Myanmar is a globally recognized biodiversity hotspot, because it supports a very high number of species, many of which are unique to the region and of global importance. Led by Conservation Ecology Center (CEC) scientist Melissa Songer, the Smithsonian Myanmar Biodiversity Initiative (SMBI) is designed to study and sustain biodiversity in this hotspot. SMBI is also an example of how CEC is collaborating with other units across the Smithsonian to leverage institution-wide expertise and resources in biodiversity research. This allows CEC and the Smithsonian in general to answer fundamental questions about biology of species, drivers of extinction, landscape function and ecosystem health. Using this knowledge SMBI strives to increase science and conservation capacity of Myanmar partner organizations to ensure long-term survival of species, landscapes and ecosystems in Myanmar.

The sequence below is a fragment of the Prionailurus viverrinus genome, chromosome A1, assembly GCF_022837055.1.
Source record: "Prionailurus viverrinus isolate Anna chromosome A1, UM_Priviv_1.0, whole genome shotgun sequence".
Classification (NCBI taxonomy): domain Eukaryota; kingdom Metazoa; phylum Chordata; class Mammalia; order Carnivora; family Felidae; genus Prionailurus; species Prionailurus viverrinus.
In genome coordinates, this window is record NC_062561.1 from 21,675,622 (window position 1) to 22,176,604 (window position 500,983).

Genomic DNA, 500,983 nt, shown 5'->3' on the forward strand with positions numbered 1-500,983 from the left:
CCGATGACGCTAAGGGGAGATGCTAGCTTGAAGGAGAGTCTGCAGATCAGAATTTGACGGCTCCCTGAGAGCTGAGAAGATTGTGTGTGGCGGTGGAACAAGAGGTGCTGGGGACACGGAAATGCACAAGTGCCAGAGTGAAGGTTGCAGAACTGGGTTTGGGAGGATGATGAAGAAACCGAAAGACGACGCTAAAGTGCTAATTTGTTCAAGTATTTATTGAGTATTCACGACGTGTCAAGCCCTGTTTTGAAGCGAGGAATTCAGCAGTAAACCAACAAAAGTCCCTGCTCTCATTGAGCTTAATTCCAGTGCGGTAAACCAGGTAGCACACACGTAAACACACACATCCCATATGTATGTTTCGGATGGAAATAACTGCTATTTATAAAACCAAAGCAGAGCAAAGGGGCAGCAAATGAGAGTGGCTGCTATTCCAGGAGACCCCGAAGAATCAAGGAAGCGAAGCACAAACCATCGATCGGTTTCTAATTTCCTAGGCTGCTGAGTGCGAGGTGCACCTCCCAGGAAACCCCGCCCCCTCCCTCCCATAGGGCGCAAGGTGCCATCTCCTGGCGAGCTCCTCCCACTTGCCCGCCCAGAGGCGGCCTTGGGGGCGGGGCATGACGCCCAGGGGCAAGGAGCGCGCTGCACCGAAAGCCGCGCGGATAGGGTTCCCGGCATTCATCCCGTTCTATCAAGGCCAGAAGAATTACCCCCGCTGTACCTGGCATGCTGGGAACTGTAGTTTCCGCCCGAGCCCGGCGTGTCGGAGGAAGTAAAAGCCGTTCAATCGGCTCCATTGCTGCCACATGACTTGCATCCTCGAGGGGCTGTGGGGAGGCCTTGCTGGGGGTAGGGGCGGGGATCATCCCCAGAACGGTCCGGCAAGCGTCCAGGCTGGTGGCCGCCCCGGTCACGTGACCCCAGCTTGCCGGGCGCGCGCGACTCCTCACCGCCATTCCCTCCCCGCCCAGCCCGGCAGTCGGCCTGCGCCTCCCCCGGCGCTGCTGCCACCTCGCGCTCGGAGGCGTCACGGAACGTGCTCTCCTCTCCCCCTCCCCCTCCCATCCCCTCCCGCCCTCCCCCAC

SMBI is currently partnering with Myanmar’s Ministry of Natural Resources and Environmental Conservation to develop a biodiversity framework that will be used to implement a comprehensive plan for studying and sustaining the natural diversity of Myanmar. Other ongoing species-based and community conservation projects include satellite tracking elephants for human-elephant conflict research, supporting integrated seascape management in Tanintharyi, advancing community-based biodiversity conservation in Namataung National Park, understanding factors affecting reproduction, health and survival of captive elephants, developing baseline data for planning and management of biodiversity in Tanintharyi protected areas, and investigating emerging infectious diseases at high risk interfaces between animals and humans.
Learn more about CEC's work in this story map: Losing a Jewel: Rapid Declines in Myanmar's Intact Forests
Researchers can download data from the Myanmar study online.